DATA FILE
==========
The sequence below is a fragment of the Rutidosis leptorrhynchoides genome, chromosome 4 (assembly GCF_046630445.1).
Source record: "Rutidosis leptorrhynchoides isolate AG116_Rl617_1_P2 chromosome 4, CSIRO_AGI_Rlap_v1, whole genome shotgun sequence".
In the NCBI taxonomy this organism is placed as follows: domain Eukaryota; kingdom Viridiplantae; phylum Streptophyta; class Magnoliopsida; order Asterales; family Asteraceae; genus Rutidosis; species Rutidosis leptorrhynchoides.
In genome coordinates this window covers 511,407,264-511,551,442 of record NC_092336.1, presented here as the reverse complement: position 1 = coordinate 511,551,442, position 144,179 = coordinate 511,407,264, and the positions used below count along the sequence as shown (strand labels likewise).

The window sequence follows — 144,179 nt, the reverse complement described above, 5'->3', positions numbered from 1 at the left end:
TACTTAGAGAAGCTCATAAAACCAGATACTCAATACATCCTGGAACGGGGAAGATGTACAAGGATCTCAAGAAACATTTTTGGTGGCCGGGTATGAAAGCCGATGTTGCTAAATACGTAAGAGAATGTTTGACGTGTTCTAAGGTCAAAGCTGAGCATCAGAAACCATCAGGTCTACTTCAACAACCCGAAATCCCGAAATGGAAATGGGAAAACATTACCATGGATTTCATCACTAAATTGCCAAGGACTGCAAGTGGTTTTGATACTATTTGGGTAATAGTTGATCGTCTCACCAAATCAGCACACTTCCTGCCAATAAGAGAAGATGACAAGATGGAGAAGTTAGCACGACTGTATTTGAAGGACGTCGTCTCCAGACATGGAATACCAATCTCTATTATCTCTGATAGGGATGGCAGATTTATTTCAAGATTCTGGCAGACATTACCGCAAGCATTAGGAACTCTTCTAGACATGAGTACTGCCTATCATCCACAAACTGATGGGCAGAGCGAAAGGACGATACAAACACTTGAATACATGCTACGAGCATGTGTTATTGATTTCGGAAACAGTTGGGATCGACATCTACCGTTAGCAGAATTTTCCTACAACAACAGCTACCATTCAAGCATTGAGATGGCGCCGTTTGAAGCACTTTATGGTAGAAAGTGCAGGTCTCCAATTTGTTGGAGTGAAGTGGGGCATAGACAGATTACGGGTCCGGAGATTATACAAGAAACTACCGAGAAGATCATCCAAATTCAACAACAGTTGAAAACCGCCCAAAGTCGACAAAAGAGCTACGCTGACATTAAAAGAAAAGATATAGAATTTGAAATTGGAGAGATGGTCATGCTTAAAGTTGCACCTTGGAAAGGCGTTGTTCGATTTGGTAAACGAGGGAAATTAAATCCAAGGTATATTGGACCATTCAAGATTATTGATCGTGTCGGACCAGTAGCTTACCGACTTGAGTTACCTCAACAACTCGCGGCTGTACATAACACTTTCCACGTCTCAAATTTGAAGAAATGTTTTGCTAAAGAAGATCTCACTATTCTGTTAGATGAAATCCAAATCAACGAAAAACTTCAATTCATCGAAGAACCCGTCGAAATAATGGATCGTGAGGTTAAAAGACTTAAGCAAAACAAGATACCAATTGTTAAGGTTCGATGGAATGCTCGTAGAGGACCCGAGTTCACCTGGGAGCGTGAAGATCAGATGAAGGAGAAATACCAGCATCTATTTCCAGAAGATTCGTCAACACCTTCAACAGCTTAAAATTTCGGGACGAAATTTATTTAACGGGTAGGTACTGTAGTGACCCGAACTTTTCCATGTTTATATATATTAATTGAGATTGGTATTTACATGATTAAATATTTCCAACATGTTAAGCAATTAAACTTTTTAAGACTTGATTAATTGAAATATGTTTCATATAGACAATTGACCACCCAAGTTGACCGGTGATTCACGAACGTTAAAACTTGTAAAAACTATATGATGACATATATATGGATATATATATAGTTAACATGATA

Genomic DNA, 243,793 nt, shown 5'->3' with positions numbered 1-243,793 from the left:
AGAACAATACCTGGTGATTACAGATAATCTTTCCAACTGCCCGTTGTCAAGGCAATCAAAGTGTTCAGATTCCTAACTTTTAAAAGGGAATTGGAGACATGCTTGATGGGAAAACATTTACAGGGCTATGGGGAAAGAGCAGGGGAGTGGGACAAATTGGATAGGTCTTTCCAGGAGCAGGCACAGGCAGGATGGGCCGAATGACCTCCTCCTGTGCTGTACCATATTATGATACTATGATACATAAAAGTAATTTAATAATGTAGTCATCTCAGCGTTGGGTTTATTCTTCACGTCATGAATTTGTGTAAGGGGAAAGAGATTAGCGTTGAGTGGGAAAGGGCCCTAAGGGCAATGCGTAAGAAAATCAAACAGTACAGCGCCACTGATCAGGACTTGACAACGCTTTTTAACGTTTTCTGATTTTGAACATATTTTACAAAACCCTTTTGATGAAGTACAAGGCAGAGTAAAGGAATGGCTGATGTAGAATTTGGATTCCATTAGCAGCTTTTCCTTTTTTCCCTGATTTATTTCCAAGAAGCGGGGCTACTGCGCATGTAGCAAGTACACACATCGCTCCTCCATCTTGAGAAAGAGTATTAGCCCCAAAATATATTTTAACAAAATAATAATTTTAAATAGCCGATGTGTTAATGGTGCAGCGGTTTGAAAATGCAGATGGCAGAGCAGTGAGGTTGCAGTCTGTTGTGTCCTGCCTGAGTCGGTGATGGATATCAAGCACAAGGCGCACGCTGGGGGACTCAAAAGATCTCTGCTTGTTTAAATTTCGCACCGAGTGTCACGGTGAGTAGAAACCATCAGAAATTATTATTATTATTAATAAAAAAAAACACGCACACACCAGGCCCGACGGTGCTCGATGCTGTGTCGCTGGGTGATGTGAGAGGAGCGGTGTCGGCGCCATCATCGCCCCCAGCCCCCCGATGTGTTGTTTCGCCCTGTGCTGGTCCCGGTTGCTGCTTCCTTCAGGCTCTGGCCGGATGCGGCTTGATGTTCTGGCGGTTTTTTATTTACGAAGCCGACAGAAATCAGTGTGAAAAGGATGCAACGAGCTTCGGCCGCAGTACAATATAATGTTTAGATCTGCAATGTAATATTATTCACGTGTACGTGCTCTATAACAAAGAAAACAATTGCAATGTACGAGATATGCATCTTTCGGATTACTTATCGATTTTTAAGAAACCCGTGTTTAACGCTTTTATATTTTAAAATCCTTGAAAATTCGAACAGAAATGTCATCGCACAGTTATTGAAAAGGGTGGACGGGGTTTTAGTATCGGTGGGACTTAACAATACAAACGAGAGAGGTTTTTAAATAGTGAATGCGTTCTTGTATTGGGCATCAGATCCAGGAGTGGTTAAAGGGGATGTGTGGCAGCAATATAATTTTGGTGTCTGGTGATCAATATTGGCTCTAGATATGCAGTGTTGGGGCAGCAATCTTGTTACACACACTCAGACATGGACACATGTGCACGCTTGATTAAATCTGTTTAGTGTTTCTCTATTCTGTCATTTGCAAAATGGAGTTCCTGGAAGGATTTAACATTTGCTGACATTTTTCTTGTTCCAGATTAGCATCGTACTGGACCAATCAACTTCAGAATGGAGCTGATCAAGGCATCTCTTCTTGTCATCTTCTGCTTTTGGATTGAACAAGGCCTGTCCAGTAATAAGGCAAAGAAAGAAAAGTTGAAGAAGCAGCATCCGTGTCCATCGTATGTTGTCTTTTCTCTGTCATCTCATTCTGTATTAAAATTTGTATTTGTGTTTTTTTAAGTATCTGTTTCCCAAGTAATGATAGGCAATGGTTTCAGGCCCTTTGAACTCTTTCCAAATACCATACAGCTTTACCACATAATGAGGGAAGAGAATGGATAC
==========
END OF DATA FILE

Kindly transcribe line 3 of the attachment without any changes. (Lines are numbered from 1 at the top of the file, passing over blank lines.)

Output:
In the NCBI taxonomy this organism is placed as follows: domain Eukaryota; kingdom Viridiplantae; phylum Streptophyta; class Magnoliopsida; order Asterales; family Asteraceae; genus Rutidosis; species Rutidosis leptorrhynchoides.